She Hath Been Reading
Women and Shakespeare Clubs in America
Publication Year: 2012
In the late nineteenth century hundreds of clubs formed across the United States devoted to the reading of Shakespeare. From Pasadena, California, to the seaside town of Camden, Maine; from the isolated farm town of Ottumwa, Iowa, to Mobile, Alabama, on the Gulf coast, Americans were reading Shakespeare in astonishing numbers and in surprising places. Composed mainly of women, these clubs offered the opportunity for members not only to read and study Shakespeare but also to participate in public and civic activities outside the home. In She Hath Been Reading, Katherine West Scheil uncovers this hidden layer of intellectual activity that flourished in American society well into the twentieth century.
Shakespeare clubs were crucial for women's intellectual development because they provided a consistent intellectual stimulus (more so than was the case with most general women's clubs) and because women discovered a world of possibilities, both public and private, inspired by their reading of Shakespeare. Indeed, gathering to read and discuss Shakespeare often led women to actively improve their lot in life and make their society a better place. Many clubs took action on larger social issues such as women's suffrage, philanthropy, and civil rights. At the same time, these efforts served to embed Shakespeare into American culture as a marker for learning, self-improvement, civilization, and entertainment for a broad array of populations, varying in age, race, location, and social standing.
Based on extensive research in the archives of the Folger Shakespeare Library and in dozens of local archives and private collections across America, She Hath Been Reading shows the important role that literature can play in the lives of ordinary people. As testament to this fact, the book includes an appendix listing more than five hundred Shakespeare clubs across America.
Published by: Cornell University Press
She Hath Been Reading
Title Page, Copyright Page
In September 1894, Elizabeth Armstrong organized a group of thirty women in the village of Avon, Illinois, to gather weekly and read Shakespeare in her home. Inspired by reading The Merchant of Venice, the group called itself the “Portia Club” and chose as its goals “mutual improvement and self-reinforcement” of members and “promotion of social...
Many people and institutions made this project possible. Funding for research was provided by the Folger Shakespeare Library, the Bibliographical Society of America, and the Historical Society of Southern California. At the University of Minnesota, a sabbatical and sabbatical supplement, a McKnight Research...
In the late nineteenth century, more than five hundred Shakespeare clubs, composed mainly of women, formed across America to read Shakespeare. From Pasadena, California, to the seaside town of Camden, Maine; from the isolated farm town of Ottumwa, Iowa, to the mining village of Cripple Creek, Colorado; from Swanton,...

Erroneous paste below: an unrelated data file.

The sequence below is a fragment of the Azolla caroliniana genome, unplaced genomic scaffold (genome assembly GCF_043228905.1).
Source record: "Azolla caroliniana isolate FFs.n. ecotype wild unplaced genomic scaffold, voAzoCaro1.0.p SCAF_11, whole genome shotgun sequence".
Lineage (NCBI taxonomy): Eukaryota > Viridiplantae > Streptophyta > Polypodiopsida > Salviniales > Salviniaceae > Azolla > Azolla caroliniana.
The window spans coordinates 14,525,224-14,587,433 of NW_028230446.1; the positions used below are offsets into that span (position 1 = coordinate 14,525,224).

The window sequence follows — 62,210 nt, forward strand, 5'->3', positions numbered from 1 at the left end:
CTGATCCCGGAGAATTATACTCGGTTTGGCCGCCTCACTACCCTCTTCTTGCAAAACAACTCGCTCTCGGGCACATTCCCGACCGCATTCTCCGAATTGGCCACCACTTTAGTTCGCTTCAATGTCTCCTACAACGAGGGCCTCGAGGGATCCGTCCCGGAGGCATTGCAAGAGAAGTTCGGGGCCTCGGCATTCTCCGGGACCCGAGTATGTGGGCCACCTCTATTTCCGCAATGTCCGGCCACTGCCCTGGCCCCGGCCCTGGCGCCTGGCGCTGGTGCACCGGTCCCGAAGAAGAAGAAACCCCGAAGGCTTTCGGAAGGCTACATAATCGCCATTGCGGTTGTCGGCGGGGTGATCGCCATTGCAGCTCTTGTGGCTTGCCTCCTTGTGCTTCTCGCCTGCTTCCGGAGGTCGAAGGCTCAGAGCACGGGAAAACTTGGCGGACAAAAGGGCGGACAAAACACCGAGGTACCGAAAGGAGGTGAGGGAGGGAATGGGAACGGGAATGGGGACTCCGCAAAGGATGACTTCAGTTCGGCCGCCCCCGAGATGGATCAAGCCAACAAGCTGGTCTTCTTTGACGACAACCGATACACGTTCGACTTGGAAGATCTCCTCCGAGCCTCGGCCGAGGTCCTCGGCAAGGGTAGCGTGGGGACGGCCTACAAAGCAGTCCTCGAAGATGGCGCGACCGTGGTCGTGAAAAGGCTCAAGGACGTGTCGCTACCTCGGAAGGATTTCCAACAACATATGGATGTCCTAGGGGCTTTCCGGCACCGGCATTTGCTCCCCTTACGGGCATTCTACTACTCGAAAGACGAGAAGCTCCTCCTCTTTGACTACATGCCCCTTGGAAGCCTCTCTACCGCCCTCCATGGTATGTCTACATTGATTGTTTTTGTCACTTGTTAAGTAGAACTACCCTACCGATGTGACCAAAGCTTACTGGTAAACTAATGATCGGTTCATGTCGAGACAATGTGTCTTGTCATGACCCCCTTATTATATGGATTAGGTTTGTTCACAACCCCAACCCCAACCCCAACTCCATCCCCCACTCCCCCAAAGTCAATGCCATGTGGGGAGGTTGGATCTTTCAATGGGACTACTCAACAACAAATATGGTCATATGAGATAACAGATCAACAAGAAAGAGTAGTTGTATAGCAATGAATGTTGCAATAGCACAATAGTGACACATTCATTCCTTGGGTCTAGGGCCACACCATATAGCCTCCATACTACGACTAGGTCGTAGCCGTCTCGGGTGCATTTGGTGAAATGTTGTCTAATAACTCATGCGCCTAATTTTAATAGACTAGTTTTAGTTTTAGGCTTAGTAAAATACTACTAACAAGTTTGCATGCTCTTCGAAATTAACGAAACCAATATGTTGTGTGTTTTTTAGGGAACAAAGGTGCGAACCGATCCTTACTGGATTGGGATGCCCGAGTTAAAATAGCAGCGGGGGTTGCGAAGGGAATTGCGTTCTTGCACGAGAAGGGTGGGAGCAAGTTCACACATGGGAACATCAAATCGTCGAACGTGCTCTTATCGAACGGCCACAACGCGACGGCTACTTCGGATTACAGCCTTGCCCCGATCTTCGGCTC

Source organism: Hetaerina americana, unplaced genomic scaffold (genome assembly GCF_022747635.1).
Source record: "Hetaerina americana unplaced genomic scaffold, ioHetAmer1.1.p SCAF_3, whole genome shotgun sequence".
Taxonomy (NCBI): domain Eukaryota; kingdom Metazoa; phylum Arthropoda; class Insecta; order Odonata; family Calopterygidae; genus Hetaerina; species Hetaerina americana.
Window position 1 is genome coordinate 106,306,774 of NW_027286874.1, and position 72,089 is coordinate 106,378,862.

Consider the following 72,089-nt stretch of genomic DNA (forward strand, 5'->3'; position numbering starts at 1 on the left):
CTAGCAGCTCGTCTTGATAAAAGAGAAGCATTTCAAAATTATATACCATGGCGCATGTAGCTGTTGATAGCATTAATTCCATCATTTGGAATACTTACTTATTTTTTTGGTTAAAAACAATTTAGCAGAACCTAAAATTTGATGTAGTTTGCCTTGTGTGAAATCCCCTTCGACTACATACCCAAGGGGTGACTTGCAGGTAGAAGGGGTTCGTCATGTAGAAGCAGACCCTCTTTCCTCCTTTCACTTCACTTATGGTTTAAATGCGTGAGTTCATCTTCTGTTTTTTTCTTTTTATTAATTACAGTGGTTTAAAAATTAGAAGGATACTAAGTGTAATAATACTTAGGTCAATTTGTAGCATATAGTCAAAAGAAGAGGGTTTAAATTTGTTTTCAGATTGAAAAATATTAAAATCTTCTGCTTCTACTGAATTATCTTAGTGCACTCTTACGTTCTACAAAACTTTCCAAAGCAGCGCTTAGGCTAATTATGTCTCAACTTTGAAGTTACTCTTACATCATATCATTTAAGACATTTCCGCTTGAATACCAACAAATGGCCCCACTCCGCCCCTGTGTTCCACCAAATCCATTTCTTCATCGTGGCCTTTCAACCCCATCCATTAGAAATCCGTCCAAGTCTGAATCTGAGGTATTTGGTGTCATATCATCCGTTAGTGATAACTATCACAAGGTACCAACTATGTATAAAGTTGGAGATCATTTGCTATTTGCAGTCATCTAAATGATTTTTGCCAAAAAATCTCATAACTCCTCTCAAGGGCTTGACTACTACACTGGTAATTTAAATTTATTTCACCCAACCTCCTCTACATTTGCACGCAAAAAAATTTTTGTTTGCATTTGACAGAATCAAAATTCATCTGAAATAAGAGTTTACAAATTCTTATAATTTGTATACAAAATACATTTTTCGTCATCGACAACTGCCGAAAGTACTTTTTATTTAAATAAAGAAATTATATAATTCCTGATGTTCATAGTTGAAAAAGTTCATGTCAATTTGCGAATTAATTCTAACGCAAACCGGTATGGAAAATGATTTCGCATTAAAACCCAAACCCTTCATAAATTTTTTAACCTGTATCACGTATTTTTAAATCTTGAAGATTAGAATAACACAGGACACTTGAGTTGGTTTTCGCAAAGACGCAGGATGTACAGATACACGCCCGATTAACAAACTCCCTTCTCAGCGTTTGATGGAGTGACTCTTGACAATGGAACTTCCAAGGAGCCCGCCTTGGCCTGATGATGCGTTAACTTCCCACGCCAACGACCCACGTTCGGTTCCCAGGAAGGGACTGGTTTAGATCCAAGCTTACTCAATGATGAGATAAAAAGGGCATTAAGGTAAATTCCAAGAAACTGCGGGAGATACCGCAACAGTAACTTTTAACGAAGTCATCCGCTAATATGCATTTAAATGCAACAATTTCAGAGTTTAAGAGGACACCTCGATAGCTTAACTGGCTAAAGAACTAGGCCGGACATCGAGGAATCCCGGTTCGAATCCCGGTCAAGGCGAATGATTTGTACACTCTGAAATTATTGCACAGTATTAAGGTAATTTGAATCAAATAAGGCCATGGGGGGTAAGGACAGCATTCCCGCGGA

Chapter 1. Reading
At its heart, this is a book about women reading—white women and black women; mothers and daughters; with men and with other women; in urban and rural locales; amid housework, child care, jobs, and other time commitments. And it is about women reading something specific: Shakespeare. A remarkable cache...
Chapter 2. The Home
A late nineteenth-century account of the Shakespeare Class of Peoria, Illinois, includes the following anecdote about an amateur performance of The Merry Wives of Windsor: “Mrs. C. E. Nixon was playing the part of the ‘fat knight’ and had her own interpretation of the scene. She cut out the bottom of her laundry...
Chapter 3. The Outpost
“In a log-cabin in the woods of Southern Minnesota, on cold stormy nights in winter, after the ranch work is done,” a group called the Snow Blockade Club met in the late 1880s to read Shakespeare in Lanesboro, a town of just over 1,000 people. Less than ten miles from the Canadian border, in Swanton, Vermont...
Chapter 4. Shakespeare and Black Women’s Clubs
In 1899, the front page of the Topeka, Kansas, black newspaper the Plaindealer reported on the tenth anniversary of a women’s literary group called the Ladies’ Coterie. Made up of eleven black women, including founding members the artist Fanny Clinkscale and prominent society woman Mrs. Robert Buckner, the...
The women whose stories of reading Shakespeare I have related in this book were, for the most part, not well known, and their names have long since disappeared from the historical record, if they ever had a place there to begin with. Yet their sheer number means that Shakespeare had a substantial impact on the lives of...
Appendix: Shakespeare Clubs in America
Page Count: 235
Publication Year: 2012
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